Category Archives: Natural Resources

4th Circuit Court Vacates Two ACP Permits


On August 6, 2018, the three-judge panel of the 4th Circuit Court of Appeals released a unanimous opinion on its May 15 Order that vacated the Fish and Wildlife Service’s biological opinion for the Atlantic Coast Pipeline. The long-awaited opinion, written by Chief Judge Roger L. Gregory, also vacated the Right-of-Way permit issued by the National Park Service for drilling under the Blue Ridge Parkway.

The Court said the Fish and Wildlife’s “taking order,” authorizing the pipeline to “‘take’ — i.e. kill, harm, or harass — five species that are listed as threatened or endangered” is “arbitrary and capricious” because the so-called “take limit” is unenforceable.

The Court also said that because the National Park Service failed to explain how the ACP crossing of the Blue Ridge Parkway “is not inconsistent with the purposes of the Parkway and the overall National Park System,” that permit is also “arbitrary and capricious.”

Defenders of Wildlife, the Sierra Club, and the Virginia Wilderness Committee, represented by the Southern Environmental Law Center, had challenged both the Fish and Wildlife Service and the National Park Service decisions.

Read the full opinion here.

The Court’s decision to vacate the National Park Service permit for the ACP to cross the Blue Ridge Parkway was unexpected. Thanks to Friends of Nelson’s Marilyn Shifflett, who has provided the following summary quotes from the decision:

“A visual impact study conducted by ACP and overseen by NPS concluded that the corridor would be visible from at least one key observation point along the Parkway, thus significantly decreasing the park’s scenic value. J.A. 1020. Specifically, the analysis concluded that ‘[v]iews of the ACP corridor from the Three Ridges overlook . . . would likely be inconsistent with NPS management objectives, given the proximity to the viewer, the axial nature of the view, and the corridor’s contrast with the surrounding forest.’

In other words, NPS enabled and virtually ensured the alleged harm to the Parkway’s aesthetic value.”

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“In this case, if this Court were to invalidate the NPS permit as requested, the pipeline cannot exist in its proposed form with its current authorizations and would have to be re-authorized with a new permit or possibly a new route to proceed.”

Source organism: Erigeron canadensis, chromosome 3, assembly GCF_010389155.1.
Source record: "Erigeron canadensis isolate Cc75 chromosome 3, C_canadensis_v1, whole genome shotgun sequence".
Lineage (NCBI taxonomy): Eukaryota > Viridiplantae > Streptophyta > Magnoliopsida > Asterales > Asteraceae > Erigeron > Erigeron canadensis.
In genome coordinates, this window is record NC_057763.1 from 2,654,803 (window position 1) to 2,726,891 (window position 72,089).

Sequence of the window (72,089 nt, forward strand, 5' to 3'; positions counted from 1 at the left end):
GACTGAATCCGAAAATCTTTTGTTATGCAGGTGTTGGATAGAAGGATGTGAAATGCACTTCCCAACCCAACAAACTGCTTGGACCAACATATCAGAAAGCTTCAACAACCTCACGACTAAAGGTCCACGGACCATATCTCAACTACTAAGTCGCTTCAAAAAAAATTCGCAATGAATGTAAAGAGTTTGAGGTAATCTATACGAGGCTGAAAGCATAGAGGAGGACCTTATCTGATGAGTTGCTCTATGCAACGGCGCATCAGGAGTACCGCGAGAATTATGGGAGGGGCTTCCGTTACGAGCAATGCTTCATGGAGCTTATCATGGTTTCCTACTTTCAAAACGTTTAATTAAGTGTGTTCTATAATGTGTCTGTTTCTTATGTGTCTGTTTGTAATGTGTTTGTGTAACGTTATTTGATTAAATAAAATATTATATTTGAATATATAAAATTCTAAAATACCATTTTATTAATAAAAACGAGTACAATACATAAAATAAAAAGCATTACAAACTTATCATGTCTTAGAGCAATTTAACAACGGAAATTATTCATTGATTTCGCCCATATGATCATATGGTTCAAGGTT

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“Even assuming that either § 460a-3 or § 460a-8 confers general authority on NPS to grant oil and gas rights-of-way through Blue Ridge Parkway property, we conclude that NPS has acted arbitrarily and capriciously by failing to explain why ACP’s pipeline is not inconsistent with parkway purposes.”

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“The Blue Ridge Parkway also has its own conservation and preservation purpose, according to NPS’s General Management Plan for the Parkway. Under the Plan, the Parkway’s specific purposes are to “connect . . . national parks by way of a ‘national rural parkway’—a destination and recreational road that passes through a variety of scenic ridge, mountainside, and pastoral farm landscapes”; “conserve the scenery and preserve the natural and cultural resources of the parkway’s designed and natural areas”; “provide for public enjoyment and understanding of the natural resources and cultural heritage of the central and southern Appalachian Mountains”; and “provide opportunities for high quality scenic and recreational experiences along the parkway and in the corridor through which it passes.” The Blue Ridge Parkway Organic Act then forbids NPS from authorizing any right-of-way that is not consistent with those parkway purposes. See 16 U.S.C. §§ 460a-3, 460a-8. Thus, the right-of-way permit in this case would violate statutory requirements if not accompanied by a valid agency determination that the pipeline is not inconsistent with the Parkway’s scenic value and the public’s enjoyment thereof. ”

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“Having concluded that both FWS and NPS erred in issuing their respective authorizations, we turn to the final question of remedy. Respondents argue that this Court lacks authority to vacate the agency actions under the Natural Gas Act. However, Respondents’ position is contrary to the plain text of the Natural Gas Act. The judicial review provision at issue provides, If the Court finds that such order or action is inconsistent with the Federal law governing such permit and would prevent the construction, expansion, or operation of the facility subject to section 717b of this title or section 717f of this title, the Court shall remand the proceeding to the agency to take appropriate action consistent with the order of the Court.